Whenever a journalism school claims it has found a new and improved way to train reports, it seems, the result is an even more partisan and ideological training camp than what is already in place. Columbia University leads the way in this sort of pedagogy.
“Independent journalism requires skepticism as a mandatory practice,” Giannina Segnini writes in the Columbia Journalism Review. “No matter how truthfully a presidential administration conducts itself, reporters should always question, contrast, and complement official information to find the closest version to the truth.”
So far so good, but where has she been for the past eight years? Ah, but she’s loaded for bear now.
“But this task is proving to be particularly difficult in the Trump era,” she asserts. “Journalists are facing the challenge of covering one of the most unusual and unreliable governments in modern history: President Trump disseminates lies, twisted facts, and changes in policy in real time through his Twitter account.”
“His advisors send contradictory messages on sensitive national topics and change policies at the last minute, surprising even Cabinet members. Federal data vanishes from the ‘thin cloud’ on matters such as climate change and the environment.”
Segnini directs the new Master of Science in Data Journalism program at Columbia. Concerning the bill of particulars she lays out:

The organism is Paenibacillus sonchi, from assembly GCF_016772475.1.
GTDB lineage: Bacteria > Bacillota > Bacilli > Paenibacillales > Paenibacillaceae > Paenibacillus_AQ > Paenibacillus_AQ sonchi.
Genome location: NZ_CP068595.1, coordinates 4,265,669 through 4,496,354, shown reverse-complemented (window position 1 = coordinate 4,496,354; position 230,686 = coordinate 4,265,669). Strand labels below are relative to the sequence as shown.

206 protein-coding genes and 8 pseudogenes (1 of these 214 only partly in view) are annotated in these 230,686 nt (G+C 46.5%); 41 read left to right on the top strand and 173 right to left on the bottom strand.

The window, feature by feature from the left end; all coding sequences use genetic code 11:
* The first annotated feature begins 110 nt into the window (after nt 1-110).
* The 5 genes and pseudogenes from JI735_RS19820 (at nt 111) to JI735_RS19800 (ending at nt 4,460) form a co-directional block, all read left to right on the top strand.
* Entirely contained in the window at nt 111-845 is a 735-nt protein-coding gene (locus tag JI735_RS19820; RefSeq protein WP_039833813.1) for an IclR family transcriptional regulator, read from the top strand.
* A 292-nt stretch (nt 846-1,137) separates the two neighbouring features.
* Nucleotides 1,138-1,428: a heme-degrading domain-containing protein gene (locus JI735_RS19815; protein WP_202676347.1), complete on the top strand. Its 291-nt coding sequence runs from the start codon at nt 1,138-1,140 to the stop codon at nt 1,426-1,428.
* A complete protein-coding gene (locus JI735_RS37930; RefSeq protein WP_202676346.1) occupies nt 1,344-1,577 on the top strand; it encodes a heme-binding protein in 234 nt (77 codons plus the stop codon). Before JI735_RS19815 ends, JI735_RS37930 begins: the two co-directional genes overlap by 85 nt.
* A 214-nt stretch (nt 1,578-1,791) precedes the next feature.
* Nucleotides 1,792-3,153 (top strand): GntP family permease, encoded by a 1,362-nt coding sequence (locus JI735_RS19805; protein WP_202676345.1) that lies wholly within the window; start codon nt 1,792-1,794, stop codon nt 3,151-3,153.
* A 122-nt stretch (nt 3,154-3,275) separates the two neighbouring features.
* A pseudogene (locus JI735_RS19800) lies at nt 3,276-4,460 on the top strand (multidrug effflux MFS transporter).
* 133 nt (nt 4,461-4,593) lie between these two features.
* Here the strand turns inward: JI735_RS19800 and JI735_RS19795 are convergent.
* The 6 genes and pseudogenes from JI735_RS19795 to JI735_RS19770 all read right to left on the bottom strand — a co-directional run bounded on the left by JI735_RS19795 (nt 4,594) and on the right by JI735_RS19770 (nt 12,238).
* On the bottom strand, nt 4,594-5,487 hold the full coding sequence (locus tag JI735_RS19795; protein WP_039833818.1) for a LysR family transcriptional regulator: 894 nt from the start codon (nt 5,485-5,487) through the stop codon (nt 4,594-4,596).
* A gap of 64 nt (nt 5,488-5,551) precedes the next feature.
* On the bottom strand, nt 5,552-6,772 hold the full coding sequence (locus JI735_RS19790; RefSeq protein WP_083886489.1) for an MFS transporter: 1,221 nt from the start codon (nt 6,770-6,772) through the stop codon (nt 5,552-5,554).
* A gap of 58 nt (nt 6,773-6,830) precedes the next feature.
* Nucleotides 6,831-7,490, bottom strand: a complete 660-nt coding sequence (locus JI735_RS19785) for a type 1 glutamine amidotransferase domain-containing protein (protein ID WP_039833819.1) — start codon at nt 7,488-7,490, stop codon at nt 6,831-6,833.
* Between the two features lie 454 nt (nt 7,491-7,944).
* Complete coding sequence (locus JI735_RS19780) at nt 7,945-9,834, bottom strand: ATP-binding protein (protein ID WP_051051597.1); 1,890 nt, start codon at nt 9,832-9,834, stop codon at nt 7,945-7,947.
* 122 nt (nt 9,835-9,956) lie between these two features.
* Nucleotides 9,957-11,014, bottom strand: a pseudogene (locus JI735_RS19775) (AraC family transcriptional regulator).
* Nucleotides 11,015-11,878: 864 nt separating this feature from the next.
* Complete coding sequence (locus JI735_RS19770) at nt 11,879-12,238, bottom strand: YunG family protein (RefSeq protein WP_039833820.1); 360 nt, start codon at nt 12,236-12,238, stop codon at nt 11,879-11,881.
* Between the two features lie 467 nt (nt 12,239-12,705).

~It would be interesting to compare the accuracy of the president’s tweets to media coverage of his administration. POTUS may actually be way out in front, not because he is a colossus of accuracy but because of the competition. For example, the latest disclosures on the wiretapping of Paul Manafort before and after the election seem to vindicate the president’s allegation that the Obama Administration wiretapped him during the presidential campaign last year. “US investigators wiretapped former Trump campaign chairman Paul Manafort under secret court orders before and after the election, sources tell CNN, an extraordinary step involving a high-ranking campaign official now at the center of the Russia meddling probe,” CNN reported on September 19. 2017.
~The contradictory messages and policy changes are usually a
media characterization. For example, the media reported that the president was not backing out of the Paris Climate Change accord and precipitated a parade of administration officials who went on the record to deny such a shift. For example, “ Gary D. Cohn, the top White House economic adviser, told ministers from several major allies on Monday that the Trump administration was “unambiguous” about its plans to withdraw from the Paris agreement on climate change unless new terms were met,” Lisa D. Friedman reported in The New York Times on September 18, 2017.
~Data about climate change and the environment are not hidden. What are usually reported are “predictions,” which by definition are not data. Climate scientists discover this to be the case whenever they go out on a limb with a scenario. “The world has warmed more slowly than had been forecast by computer models, which were ‘on the hot side’ and overstated the impact of emissions, a new study has found,” Ben Webster reported in The Times of London on September 19, 2017.
Segnini’s article ends with the box quote: “Has America ever needed a media watchdog more than now? Help us by joining CJR today.”
We agree with the first half of that quote but would suggest that our sister organization, Accuracy in Media is a more reliable watchdog than the CJR.